If you’re just now waking your car up from its COVID hibernation, some automotive TLC is probably in order. If something is really wrong, by all means, bring it in to have a professional give it a look. But if your car is calling out for some basic freshening up — an oil change, a new filter, some fresh wiper blades — there’s probably no need to call in reinforcements.
Before you pay a mechanic or a dealership to handle basic maintenance, consider that you might be able to pocket the cash and learn how to fix whatever needs fixing by yourself. In most cases, the time it takes to fire up YouTube and watch a few tutorials is less time than you’d spend driving to the service station and back. As an added bonus, you’ll learn a little something about your car and feel the joy that can only come with getting things done on your own.
Last updated: May 19, 2021
Change Your Own Oil
For many budding DIYers, the first successful at-home oil change is black, greasy proof that they’ve made it to the big leagues. After all, it’s a job that’s done while staring up from underneath 3,000 pounds of angry metal. In reality, according to Car and Driver, it’s not that hard. There are only six steps and one of them is simply pouring in fresh oil at the end.
Regular oil changes are the cornerstone of all auto maintenance, and if you learn to do it yourself, you’ll soon find that the DIY approach can be more convenient than taking your car to a service station. It’s certainly a lot cheaper. According to Kelley Blue Book (KBB), the average oil change costs $35-$75. Although, if your car takes synthetic, it can climb into triple figures.
Change Your Own Coolant
Driving on spent coolant is how failed radiators, blown water pumps and dead heater cores get their start. Coolant doesn’t last forever, but most people who have an hour or so on their hands can get the old stuff out and get fresh green liquid back in all by themselves.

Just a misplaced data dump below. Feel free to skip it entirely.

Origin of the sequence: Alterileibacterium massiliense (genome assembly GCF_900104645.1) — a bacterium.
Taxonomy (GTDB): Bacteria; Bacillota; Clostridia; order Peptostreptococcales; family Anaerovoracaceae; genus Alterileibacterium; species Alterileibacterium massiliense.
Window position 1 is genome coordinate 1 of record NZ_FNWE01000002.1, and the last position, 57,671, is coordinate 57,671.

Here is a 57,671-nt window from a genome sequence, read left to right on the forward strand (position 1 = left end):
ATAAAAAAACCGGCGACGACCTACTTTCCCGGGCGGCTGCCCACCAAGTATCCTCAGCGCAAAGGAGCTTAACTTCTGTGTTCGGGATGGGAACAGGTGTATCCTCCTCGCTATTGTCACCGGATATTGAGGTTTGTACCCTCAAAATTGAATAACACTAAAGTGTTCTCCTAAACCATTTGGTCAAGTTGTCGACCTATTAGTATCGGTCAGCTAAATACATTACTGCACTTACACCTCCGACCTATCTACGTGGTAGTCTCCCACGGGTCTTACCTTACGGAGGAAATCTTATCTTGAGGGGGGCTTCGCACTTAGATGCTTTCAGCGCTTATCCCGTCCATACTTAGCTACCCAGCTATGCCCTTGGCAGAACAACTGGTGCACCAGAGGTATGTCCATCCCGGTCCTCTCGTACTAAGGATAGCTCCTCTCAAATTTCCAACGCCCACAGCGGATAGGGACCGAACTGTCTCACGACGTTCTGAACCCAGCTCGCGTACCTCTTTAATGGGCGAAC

You have to air bleed the engine pockets with modern cars, so it’s not as easy as it used to be. But, according to Family Handyman, it’s still a doable task for most. The air-powered refill tool you’ll need costs about $83, but RepairPal’s calculations say you’ll spend $96-$122 to have it done in the shop. The cost of the tool pays for itself on the very first DIY coolant change.
Replace Worn Spark Plugs
Spark plugs themselves generally cost between $15-$100, depending on your engine. However, labor costs can quickly soar to over $100. When your spark plugs wear, your engine performs poorly, gas mileage dwindles, acceleration fizzles and you’ll eventually get a visit from the check engine light.
In most cases, changing spark plugs is a fairly easy task that takes only about an hour to complete. When you DIY, you’ll pay only for the cost of the spark plugs themselves and pocket the cost of labor, according to Family Handyman.
Restore Dull Headlights
Dull, yellowing, cloudy headlights are ugly. They’re also cop magnets and, at their worst, dangerous. According to AAA, headlight restoration costs anywhere from $20 to $190 depending on whether you do it yourself or pay a professional to do it for you. That’s a big gap, indeed — but even that $20 lowball price might be too high. Amazon offers dozens of products and kits for DIY headlight restoration — all highly rated best-sellers — for between $10-$20.
Clean Your Battery Terminals